Finding the right talent is hard. Yet many businesses do themselves no favours by fishing in the same shallow pools, or, in an attempt to make their business more ‘diverse’, focus only on the most obvious 'easy wins' like gender and ethnicity.
Diversity is correlated with better performance, yet a vast pool of work-ready talent are regularly overlooked, which costs not just the business, but society in general.
Creating a truly diverse organisation requires far more than simply getting different people through the door. If they want to be successful, businesses need to be prepared to adjust rigid working practices and open conversations to support progression of the people they already have.
If they’re prepared to do that there are plenty of resources and organisations they can use to help them broaden their search.
People living with chronic illness
There are an estimated 15 million people living with a chronic illness in the UK. Many of these are highly skilled people who want to work, but are often unable to because they require greater flexibility or are unable to commit to conventional working hours.
ASTRiiD - short for Available Skills for Training, Refreshing, Improvement, Innovation and Development - is a charity that works to match these candidates with firms that need roles filled, even on a temporary or occasional basis.
It costs an average of £35,500 a year to house just one of the UK's 92,000 prisoners. A lack of long-term employment opportunities is one of the primary reasons why 64 per cent of prisoners reoffend within one year of being released.
Key4Life is working to reduce that rate by helping former offenders into work. A seven step programme helps prepare candidates for employability, match them with mentors and firms and then provide ongoing support post release.
"The charity helped me see that what I initially saw as an obstacle can be used as an advantage and that through their network of open minded people I would have the chance to positively contribute to society," says Nouh Abukar, who joined compliance solutions firm Impendulo in November 2018 through the scheme.
Impendulo’s founder, Chris James, says that scheme is different from normal recruiters because it focuses on matching candidates to a company based on their character (rather than simply skills) and then works to ensure that both "benefit greatly from each other."
There are 7.6 million working age people with disabilities in the UK, yet the disability employment gap has remained relatively stagnant over the last decade (at around 30 per cent).
The government’s Disability Confident scheme offers tips and guidance on how businesses can become more disability friendly, Disability Jobsite is a recruitment platform that matches disabled job seekers to employers, while Remploy has offered specialist support to companies and candidates since 1944.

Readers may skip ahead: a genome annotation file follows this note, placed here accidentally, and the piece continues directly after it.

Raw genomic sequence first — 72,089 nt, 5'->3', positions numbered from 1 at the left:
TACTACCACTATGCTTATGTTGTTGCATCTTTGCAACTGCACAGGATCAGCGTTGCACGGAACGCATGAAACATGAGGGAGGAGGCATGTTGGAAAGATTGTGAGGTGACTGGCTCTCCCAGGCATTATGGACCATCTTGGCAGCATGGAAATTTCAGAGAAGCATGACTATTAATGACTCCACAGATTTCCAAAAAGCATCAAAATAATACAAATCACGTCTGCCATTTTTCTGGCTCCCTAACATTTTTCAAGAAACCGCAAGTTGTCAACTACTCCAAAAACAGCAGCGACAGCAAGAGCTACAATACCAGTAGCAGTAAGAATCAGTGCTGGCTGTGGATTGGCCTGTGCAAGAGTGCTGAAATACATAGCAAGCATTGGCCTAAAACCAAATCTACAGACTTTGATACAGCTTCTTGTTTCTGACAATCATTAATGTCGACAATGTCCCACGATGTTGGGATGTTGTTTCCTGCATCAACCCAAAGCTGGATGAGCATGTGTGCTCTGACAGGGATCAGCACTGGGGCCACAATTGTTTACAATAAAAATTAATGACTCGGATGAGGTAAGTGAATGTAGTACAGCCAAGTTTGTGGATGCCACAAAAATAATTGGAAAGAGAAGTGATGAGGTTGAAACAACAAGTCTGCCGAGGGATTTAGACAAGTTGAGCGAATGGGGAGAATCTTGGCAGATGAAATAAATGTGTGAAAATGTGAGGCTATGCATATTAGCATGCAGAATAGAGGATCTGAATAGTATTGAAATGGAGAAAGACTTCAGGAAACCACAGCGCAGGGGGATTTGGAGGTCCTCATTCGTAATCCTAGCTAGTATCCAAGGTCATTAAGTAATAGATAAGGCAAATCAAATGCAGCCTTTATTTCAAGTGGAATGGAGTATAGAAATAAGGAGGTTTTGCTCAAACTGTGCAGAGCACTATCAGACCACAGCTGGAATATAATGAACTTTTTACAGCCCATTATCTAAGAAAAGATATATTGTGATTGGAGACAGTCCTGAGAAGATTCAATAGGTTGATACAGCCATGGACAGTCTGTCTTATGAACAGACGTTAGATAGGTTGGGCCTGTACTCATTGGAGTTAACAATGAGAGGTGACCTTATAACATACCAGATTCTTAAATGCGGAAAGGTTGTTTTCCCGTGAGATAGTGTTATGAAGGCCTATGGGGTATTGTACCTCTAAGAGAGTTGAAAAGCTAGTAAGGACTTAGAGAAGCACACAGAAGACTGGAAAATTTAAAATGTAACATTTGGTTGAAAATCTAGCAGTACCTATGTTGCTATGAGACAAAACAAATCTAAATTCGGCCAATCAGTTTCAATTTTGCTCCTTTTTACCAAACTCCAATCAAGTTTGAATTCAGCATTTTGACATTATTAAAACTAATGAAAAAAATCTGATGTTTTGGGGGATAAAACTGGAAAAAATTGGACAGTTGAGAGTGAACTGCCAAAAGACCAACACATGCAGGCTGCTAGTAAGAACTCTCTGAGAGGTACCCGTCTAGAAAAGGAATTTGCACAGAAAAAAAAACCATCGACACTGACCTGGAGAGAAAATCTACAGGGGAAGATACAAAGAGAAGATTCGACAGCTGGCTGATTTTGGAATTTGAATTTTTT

The starting point is to open conversations around disability in the workplace, says Yasmin Sheikh, a disability consultant, coach and trainer, then focus on solutions, or adjustments that may need to be made to access this considerable talent pool.
People with "creative superpowers"
When Mark Evans' daughter was diagnosed with dyslexia he says it opened his eyes to the "creative superpowers that people whose brains are wired to see the world differently can bring to a business".
Now Direct Line’s MD of Marketing and Digital is the lead sponsor for the FTSE 100 insurer’s neurodiversity movement and is helping to make the group more inclusive for people with autism and other spectrum disorders.
Direct Line now works with consulting firm Auticon which only recruits people on the autistic spectrum and uses skills-tests to match them to roles.
"This really centres around making reasonable adjustments and introducing assistive technologies," says Evans. "It’s generally understood why it’s important to make reasonable adjustments for people with physical disabilities, but it's no different for people who have other challenges as a result of the way that their brains are wired."
The over 50s
Although few would admit it, ageism persists in the workplace - at least when it comes to recruiting new starters. There are an estimated one million British people aged between 50 and 64 who are 'involuntarily workless', according to Business in the Community, and many feel that their experience is overlooked by organisations focusing on attracting ‘millennial’ talent.
"People are just being screened out, long before the organisation gets a chance to consider them," says Steve Anderson, who founded the social enterprise Prime Candidate after his own frustrating employment experience. SkilledPeople and Rest Less are other jobsites for people explicitly over 50.
Image credits: Pixabay